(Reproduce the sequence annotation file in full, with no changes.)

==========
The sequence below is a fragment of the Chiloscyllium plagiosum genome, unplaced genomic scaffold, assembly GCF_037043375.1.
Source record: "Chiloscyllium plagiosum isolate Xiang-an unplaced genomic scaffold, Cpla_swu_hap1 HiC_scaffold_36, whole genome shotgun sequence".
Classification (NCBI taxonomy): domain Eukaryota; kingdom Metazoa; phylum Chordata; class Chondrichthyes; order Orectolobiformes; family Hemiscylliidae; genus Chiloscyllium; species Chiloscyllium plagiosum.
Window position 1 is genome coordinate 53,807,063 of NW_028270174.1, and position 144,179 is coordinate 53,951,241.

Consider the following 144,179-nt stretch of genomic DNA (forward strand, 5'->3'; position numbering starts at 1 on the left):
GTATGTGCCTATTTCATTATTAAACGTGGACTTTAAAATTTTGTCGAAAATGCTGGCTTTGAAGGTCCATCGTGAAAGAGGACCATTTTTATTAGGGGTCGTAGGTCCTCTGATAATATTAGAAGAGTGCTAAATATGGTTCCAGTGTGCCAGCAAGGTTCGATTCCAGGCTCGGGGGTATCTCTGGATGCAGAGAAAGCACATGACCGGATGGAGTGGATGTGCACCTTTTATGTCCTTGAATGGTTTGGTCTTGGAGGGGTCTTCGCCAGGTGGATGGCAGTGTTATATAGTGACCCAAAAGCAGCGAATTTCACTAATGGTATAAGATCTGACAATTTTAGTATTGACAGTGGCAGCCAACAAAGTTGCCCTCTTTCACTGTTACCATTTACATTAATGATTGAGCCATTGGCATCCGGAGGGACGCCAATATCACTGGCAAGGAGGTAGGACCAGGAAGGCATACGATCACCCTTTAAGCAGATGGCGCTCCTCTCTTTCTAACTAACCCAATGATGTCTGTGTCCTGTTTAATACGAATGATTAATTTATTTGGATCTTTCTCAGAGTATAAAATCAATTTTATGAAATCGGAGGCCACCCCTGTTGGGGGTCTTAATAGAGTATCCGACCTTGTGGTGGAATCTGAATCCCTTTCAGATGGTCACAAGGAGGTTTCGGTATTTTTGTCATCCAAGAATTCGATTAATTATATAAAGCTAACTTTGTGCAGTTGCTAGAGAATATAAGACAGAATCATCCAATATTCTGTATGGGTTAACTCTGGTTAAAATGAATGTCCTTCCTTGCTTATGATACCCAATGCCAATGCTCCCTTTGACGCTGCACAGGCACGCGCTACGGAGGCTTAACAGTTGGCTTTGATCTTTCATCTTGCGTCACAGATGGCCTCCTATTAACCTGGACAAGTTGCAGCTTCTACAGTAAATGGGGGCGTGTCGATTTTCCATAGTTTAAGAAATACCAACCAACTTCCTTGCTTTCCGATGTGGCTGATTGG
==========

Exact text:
The sequence below is a fragment of the Chiloscyllium plagiosum genome, unplaced genomic scaffold, assembly GCF_037043375.1.
Source record: "Chiloscyllium plagiosum isolate Xiang-an unplaced genomic scaffold, Cpla_swu_hap1 HiC_scaffold_36, whole genome shotgun sequence".
Classification (NCBI taxonomy): domain Eukaryota; kingdom Metazoa; phylum Chordata; class Chondrichthyes; order Orectolobiformes; family Hemiscylliidae; genus Chiloscyllium; species Chiloscyllium plagiosum.
Window position 1 is genome coordinate 53,807,063 of NW_028270174.1, and position 144,179 is coordinate 53,951,241.

Consider the following 144,179-nt stretch of genomic DNA (forward strand, 5'->3'; position numbering starts at 1 on the left):
GTATGTGCCTATTTCATTATTAAACGTGGACTTTAAAATTTTGTCGAAAATGCTGGCTTTGAAGGTCCATCGTGAAAGAGGACCATTTTTATTAGGGGTCGTAGGTCCTCTGATAATATTAGAAGAGTGCTAAATATGGTTCCAGTGTGCCAGCAAGGTTCGATTCCAGGCTCGGGGGTATCTCTGGATGCAGAGAAAGCACATGACCGGATGGAGTGGATGTGCACCTTTTATGTCCTTGAATGGTTTGGTCTTGGAGGGGTCTTCGCCAGGTGGATGGCAGTGTTATATAGTGACCCAAAAGCAGCGAATTTCACTAATGGTATAAGATCTGACAATTTTAGTATTGACAGTGGCAGCCAACAAAGTTGCCCTCTTTCACTGTTACCATTTACATTAATGATTGAGCCATTGGCATCCGGAGGGACGCCAATATCACTGGCAAGGAGGTAGGACCAGGAAGGCATACGATCACCCTTTAAGCAGATGGCGCTCCTCTCTTTCTAACTAACCCAATGATGTCTGTGTCCTGTTTAATACGAATGATTAATTTATTTGGATCTTTCTCAGAGTATAAAATCAATTTTATGAAATCGGAGGCCACCCCTGTTGGGGGTCTTAATAGAGTATCCGACCTTGTGGTGGAATCTGAATCCCTTTCAGATGGTCACAAGGAGGTTTCGGTATTTTTGTCATCCAAGAATTCGATTAATTATATAAAGCTAACTTTGTGCAGTTGCTAGAGAATATAAGACAGAATCATCCAATATTCTGTATGGGTTAACTCTGGTTAAAATGAATGTCCTTCCTTGCTTATGATACCCAATGCCAATGCTCCCTTTGACGCTGCACAGGCACGCGCTACGGAGGCTTAACAGTTGGCTTTGATCTTTCATCTTGCGTCACAGATGGCCTCCTATTAACCTGGACAAGTTGCAGCTTCTACAGTAAATGGGGGCGTGTCGATTTTCCATAGTTTAAGAAATACCAACCAACTTCCTTGCTTTCCGATGTGGCTGATTGG